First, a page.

By the time Fly emerged, the battle lines had long been drawn, and those who preferred to place Ono’s domestic situation rather than her music in the foreground were never going to give it a fair shake. Very much their loss — not only is it that rarest of all beasts, a ’70s double album that rewards repeated listening, but Fly also shows the work of a creative artist working with a sympathetic set of backing players to create inspired, varied songs. At points, the appeal lies simply in Ono’s implicit “to heck with you” approach to singing — compositions like “Midsummer New York” are easygoing rock chug that won’t surprise many, but it’s her take on high-pitched soul and quivering delivery that transforms them into something else. The screwy blues yowl of “Don’t Worry Kyoko” is something else again, suggesting something off Led Zeppelin III gone utterly berserk. Meanwhile, check the fragile, pretty acoustic guitar of “Mind Holes,” her singing swooping in the background like a lost ghost, while the reflective “Mrs. Lennon,” as wry but heartfelt a portrait of her position in the public eye as any, ended up being used by Alex Chilton for “Holocaust,” which gives a good sense of the sad tug of the melody. Perhaps the best measure of Fly is how Ono ended up inventing Krautrock, or perhaps more seriously bringing the sense of motorik’s pulse and slow-building tension to an English-language audience. There weren’t many artists of her profile in America getting trance-y, heavy-duty songs like “Mindtrain” and the murky ambient howls of “Aimale” out to an English-language audience. Such songs readily match the work of Can, another band with a Japanese vocalist taking things to a higher level. As for “Fly” itself, the mostly unaccompanied wails and trills from Ono will confirm stereotypes in many folks’ minds, but it’s a strange, often beautiful performance that follows its own logic.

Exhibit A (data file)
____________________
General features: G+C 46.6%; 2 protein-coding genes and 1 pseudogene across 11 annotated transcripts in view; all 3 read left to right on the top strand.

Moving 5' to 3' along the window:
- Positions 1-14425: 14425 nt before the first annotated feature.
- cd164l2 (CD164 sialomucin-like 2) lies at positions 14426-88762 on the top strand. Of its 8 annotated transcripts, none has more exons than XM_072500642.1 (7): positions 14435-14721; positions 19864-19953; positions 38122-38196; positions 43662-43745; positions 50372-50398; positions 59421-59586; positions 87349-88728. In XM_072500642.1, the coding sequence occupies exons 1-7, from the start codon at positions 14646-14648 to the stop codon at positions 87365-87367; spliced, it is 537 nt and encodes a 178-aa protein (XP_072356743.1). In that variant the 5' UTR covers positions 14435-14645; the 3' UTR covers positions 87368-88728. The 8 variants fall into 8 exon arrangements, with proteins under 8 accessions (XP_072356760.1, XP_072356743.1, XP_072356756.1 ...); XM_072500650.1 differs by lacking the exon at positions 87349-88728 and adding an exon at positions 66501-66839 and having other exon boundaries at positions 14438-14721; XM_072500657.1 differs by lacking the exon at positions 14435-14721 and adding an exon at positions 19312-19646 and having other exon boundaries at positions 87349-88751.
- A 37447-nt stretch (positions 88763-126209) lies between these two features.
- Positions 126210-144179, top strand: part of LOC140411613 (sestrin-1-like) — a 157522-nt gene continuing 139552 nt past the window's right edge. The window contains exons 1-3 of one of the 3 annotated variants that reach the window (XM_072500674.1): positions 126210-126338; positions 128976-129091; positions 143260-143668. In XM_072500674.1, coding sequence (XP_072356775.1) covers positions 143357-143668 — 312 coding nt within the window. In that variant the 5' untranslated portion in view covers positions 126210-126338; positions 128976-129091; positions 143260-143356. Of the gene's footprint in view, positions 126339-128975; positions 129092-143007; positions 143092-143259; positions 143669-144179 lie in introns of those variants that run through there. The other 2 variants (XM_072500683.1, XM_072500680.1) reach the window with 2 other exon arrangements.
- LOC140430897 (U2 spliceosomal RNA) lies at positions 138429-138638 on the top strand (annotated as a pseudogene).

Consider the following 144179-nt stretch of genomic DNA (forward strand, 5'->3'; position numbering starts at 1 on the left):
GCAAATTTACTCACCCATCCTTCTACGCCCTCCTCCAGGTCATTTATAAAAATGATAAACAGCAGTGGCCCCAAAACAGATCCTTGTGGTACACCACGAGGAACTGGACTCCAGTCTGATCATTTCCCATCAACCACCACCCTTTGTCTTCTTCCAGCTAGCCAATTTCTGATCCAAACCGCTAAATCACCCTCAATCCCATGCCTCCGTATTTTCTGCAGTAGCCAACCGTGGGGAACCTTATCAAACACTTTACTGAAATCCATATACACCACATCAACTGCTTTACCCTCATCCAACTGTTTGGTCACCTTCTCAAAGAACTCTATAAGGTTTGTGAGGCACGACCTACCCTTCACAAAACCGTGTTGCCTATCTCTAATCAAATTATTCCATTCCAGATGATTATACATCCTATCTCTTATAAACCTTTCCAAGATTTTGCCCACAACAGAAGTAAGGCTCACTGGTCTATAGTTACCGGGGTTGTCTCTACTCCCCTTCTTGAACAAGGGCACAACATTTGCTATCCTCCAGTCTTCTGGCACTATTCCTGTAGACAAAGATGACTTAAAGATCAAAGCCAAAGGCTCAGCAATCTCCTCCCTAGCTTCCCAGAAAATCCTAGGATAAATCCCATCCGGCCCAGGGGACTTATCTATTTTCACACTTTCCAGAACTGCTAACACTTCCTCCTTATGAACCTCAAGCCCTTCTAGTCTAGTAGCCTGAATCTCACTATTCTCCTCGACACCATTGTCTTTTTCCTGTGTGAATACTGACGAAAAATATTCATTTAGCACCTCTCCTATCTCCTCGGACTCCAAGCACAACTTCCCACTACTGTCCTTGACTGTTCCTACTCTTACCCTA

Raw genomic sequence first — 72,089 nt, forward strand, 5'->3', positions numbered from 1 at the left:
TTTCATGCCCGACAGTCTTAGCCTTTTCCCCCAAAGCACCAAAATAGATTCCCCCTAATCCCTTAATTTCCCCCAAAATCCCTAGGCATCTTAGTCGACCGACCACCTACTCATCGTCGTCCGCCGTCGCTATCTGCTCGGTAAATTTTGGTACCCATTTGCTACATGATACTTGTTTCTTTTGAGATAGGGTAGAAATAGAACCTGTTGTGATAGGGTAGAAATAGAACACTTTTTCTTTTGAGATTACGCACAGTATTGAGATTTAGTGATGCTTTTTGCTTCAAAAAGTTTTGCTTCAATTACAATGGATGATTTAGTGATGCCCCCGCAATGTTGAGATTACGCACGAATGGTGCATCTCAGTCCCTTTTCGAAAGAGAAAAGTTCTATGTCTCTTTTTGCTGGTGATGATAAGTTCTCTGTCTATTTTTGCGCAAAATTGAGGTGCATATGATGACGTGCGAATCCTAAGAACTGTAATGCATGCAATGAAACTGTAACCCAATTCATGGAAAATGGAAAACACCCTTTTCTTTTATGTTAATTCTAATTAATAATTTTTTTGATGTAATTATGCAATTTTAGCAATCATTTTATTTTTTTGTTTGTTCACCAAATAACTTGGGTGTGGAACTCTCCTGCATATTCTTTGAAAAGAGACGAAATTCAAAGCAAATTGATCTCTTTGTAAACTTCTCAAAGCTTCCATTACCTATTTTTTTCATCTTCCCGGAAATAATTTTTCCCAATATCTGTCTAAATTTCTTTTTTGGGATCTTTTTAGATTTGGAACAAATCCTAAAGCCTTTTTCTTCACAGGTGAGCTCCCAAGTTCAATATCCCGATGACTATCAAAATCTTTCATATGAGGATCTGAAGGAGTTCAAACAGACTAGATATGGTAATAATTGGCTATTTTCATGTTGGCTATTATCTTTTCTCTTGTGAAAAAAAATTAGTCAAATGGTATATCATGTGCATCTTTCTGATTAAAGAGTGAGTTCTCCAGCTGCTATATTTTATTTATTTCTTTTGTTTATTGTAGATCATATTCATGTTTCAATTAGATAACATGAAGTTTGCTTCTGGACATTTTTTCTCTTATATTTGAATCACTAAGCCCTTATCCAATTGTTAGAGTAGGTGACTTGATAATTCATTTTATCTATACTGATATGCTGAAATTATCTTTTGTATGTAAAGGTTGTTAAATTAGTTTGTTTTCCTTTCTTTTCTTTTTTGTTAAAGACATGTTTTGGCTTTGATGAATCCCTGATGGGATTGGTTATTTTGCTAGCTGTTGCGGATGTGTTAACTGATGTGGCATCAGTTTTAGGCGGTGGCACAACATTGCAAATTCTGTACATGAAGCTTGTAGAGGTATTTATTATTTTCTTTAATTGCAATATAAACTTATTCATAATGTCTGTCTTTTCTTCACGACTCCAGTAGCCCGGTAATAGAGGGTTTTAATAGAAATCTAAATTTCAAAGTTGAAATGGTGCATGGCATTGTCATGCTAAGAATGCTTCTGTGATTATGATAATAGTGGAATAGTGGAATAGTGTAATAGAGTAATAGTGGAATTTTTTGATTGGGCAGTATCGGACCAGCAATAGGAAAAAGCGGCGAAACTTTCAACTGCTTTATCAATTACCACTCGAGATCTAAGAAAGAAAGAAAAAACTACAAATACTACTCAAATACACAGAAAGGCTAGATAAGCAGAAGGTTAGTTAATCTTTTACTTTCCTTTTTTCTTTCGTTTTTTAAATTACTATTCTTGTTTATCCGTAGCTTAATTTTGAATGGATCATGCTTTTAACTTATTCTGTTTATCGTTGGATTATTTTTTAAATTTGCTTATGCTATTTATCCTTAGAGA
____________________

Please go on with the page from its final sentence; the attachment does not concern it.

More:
-Ned Raggett, allmusic.com
Yoko Ono-FLY (1971)